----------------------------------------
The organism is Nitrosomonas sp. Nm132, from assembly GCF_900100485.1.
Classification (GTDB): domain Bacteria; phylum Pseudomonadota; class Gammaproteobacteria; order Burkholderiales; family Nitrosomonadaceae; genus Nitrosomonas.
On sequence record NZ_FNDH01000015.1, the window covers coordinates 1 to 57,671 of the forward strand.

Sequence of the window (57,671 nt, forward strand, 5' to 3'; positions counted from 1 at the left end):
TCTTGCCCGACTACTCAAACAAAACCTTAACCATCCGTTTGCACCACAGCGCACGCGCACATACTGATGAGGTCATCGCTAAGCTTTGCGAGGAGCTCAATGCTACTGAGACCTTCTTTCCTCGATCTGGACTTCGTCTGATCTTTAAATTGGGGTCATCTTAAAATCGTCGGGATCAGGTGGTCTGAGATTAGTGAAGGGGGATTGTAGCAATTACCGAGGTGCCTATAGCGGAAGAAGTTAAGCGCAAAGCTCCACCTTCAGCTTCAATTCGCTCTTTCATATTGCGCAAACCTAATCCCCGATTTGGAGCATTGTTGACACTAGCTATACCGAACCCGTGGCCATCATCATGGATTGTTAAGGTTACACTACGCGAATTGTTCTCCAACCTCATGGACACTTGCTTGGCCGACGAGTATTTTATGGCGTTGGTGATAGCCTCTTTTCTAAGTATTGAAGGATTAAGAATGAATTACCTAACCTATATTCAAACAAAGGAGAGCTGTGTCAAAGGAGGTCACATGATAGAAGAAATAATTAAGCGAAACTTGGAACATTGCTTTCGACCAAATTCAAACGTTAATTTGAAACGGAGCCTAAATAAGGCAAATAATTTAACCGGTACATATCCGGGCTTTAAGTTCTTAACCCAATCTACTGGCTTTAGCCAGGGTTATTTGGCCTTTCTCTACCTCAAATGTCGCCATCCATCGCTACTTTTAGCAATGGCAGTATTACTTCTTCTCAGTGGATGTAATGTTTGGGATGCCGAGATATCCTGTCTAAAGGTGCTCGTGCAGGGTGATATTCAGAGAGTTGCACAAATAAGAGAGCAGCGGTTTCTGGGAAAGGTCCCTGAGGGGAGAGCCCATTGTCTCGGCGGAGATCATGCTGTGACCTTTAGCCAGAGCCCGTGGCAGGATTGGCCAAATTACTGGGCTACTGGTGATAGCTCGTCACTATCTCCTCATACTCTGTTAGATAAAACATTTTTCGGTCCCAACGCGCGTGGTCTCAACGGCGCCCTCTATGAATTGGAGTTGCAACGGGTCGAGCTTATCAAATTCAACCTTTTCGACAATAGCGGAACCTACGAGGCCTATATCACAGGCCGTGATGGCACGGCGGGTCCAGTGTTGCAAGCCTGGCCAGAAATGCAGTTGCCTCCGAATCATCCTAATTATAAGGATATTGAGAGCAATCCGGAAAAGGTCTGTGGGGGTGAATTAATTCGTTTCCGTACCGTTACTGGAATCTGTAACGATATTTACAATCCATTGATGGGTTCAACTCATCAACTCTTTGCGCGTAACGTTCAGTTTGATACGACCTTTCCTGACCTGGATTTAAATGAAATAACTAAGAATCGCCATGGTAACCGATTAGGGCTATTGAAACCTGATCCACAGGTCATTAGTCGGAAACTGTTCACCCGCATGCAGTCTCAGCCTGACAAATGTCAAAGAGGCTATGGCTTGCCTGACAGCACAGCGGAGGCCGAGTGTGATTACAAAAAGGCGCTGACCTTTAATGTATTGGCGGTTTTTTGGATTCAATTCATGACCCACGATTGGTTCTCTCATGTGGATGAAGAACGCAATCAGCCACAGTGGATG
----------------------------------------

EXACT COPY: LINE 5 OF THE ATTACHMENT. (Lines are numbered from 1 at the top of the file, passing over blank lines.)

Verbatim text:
TCTTGCCCGACTACTCAAACAAAACCTTAACCATCCGTTTGCACCACAGCGCACGCGCACATACTGATGAGGTCATCGCTAAGCTTTGCGAGGAGCTCAATGCTACTGAGACCTTCTTTCCTCGATCTGGACTTCGTCTGATCTTTAAATTGGGGTCATCTTAAAATCGTCGGGATCAGGTGGTCTGAGATTAGTGAAGGGGGATTGTAGCAATTACCGAGGTGCCTATAGCGGAAGAAGTTAAGCGCAAAGCTCCACCTTCAGCTTCAATTCGCTCTTTCATATTGCGCAAACCTAATCCCCGATTTGGAGCATTGTTGACACTAGCTATACCGAACCCGTGGCCATCATCATGGATTGTTAAGGTTACACTACGCGAATTGTTCTCCAACCTCATGGACACTTGCTTGGCCGACGAGTATTTTATGGCGTTGGTGATAGCCTCTTTTCTAAGTATTGAAGGATTAAGAATGAATTACCTAACCTATATTCAAACAAAGGAGAGCTGTGTCAAAGGAGGTCACATGATAGAAGAAATAATTAAGCGAAACTTGGAACATTGCTTTCGACCAAATTCAAACGTTAATTTGAAACGGAGCCTAAATAAGGCAAATAATTTAACCGGTACATATCCGGGCTTTAAGTTCTTAACCCAATCTACTGGCTTTAGCCAGGGTTATTTGGCCTTTCTCTACCTCAAATGTCGCCATCCATCGCTACTTTTAGCAATGGCAGTATTACTTCTTCTCAGTGGATGTAATGTTTGGGATGCCGAGATATCCTGTCTAAAGGTGCTCGTGCAGGGTGATATTCAGAGAGTTGCACAAATAAGAGAGCAGCGGTTTCTGGGAAAGGTCCCTGAGGGGAGAGCCCATTGTCTCGGCGGAGATCATGCTGTGACCTTTAGCCAGAGCCCGTGGCAGGATTGGCCAAATTACTGGGCTACTGGTGATAGCTCGTCACTATCTCCTCATACTCTGTTAGATAAAACATTTTTCGGTCCCAACGCGCGTGGTCTCAACGGCGCCCTCTATGAATTGGAGTTGCAACGGGTCGAGCTTATCAAATTCAACCTTTTCGACAATAGCGGAACCTACGAGGCCTATATCACAGGCCGTGATGGCACGGCGGGTCCAGTGTTGCAAGCCTGGCCAGAAATGCAGTTGCCTCCGAATCATCCTAATTATAAGGATATTGAGAGCAATCCGGAAAAGGTCTGTGGGGGTGAATTAATTCGTTTCCGTACCGTTACTGGAATCTGTAACGATATTTACAATCCATTGATGGGTTCAACTCATCAACTCTTTGCGCGTAACGTTCAGTTTGATACGACCTTTCCTGACCTGGATTTAAATGAAATAACTAAGAATCGCCATGGTAACCGATTAGGGCTATTGAAACCTGATCCACAGGTCATTAGTCGGAAACTGTTCACCCGCATGCAGTCTCAGCCTGACAAATGTCAAAGAGGCTATGGCTTGCCTGACAGCACAGCGGAGGCCGAGTGTGATTACAAAAAGGCGCTGACCTTTAATGTATTGGCGGTTTTTTGGATTCAATTCATGACCCACGATTGGTTCTCTCATGTGGATGAAGAACGCAATCAGCCACAGTGGATG